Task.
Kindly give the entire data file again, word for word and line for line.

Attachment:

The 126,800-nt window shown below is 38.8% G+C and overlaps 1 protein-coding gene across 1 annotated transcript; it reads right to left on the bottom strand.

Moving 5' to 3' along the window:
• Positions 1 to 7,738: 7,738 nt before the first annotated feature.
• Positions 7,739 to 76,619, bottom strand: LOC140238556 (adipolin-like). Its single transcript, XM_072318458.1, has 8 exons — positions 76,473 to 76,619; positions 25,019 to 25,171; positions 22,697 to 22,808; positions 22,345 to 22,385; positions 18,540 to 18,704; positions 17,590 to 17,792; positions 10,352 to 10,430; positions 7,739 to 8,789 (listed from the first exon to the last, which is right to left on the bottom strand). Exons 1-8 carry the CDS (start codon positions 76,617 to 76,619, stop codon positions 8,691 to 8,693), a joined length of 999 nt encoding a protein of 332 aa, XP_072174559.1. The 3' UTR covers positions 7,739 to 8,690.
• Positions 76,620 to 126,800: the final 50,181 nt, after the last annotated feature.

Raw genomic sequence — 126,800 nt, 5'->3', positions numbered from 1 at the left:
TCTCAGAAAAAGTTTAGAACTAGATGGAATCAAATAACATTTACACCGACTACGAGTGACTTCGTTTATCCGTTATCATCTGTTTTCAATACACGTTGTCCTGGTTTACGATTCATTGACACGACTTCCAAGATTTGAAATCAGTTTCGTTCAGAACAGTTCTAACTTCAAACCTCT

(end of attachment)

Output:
The 126,800-nt window shown below is 38.8% G+C and overlaps 1 protein-coding gene across 1 annotated transcript; it reads right to left on the bottom strand.

Moving 5' to 3' along the window:
• Positions 1 to 7,738: 7,738 nt before the first annotated feature.
• Positions 7,739 to 76,619, bottom strand: LOC140238556 (adipolin-like). Its single transcript, XM_072318458.1, has 8 exons — positions 76,473 to 76,619; positions 25,019 to 25,171; positions 22,697 to 22,808; positions 22,345 to 22,385; positions 18,540 to 18,704; positions 17,590 to 17,792; positions 10,352 to 10,430; positions 7,739 to 8,789 (listed from the first exon to the last, which is right to left on the bottom strand). Exons 1-8 carry the CDS (start codon positions 76,617 to 76,619, stop codon positions 8,691 to 8,693), a joined length of 999 nt encoding a protein of 332 aa, XP_072174559.1. The 3' UTR covers positions 7,739 to 8,690.
• Positions 76,620 to 126,800: the final 50,181 nt, after the last annotated feature.

Raw genomic sequence — 126,800 nt, 5'->3', positions numbered from 1 at the left:
TCTCAGAAAAAGTTTAGAACTAGATGGAATCAAATAACATTTACACCGACTACGAGTGACTTCGTTTATCCGTTATCATCTGTTTTCAATACACGTTGTCCTGGTTTACGATTCATTGACACGACTTCCAAGATTTGAAATCAGTTTCGTTCAGAACAGTTCTAACTTCAAACCTCT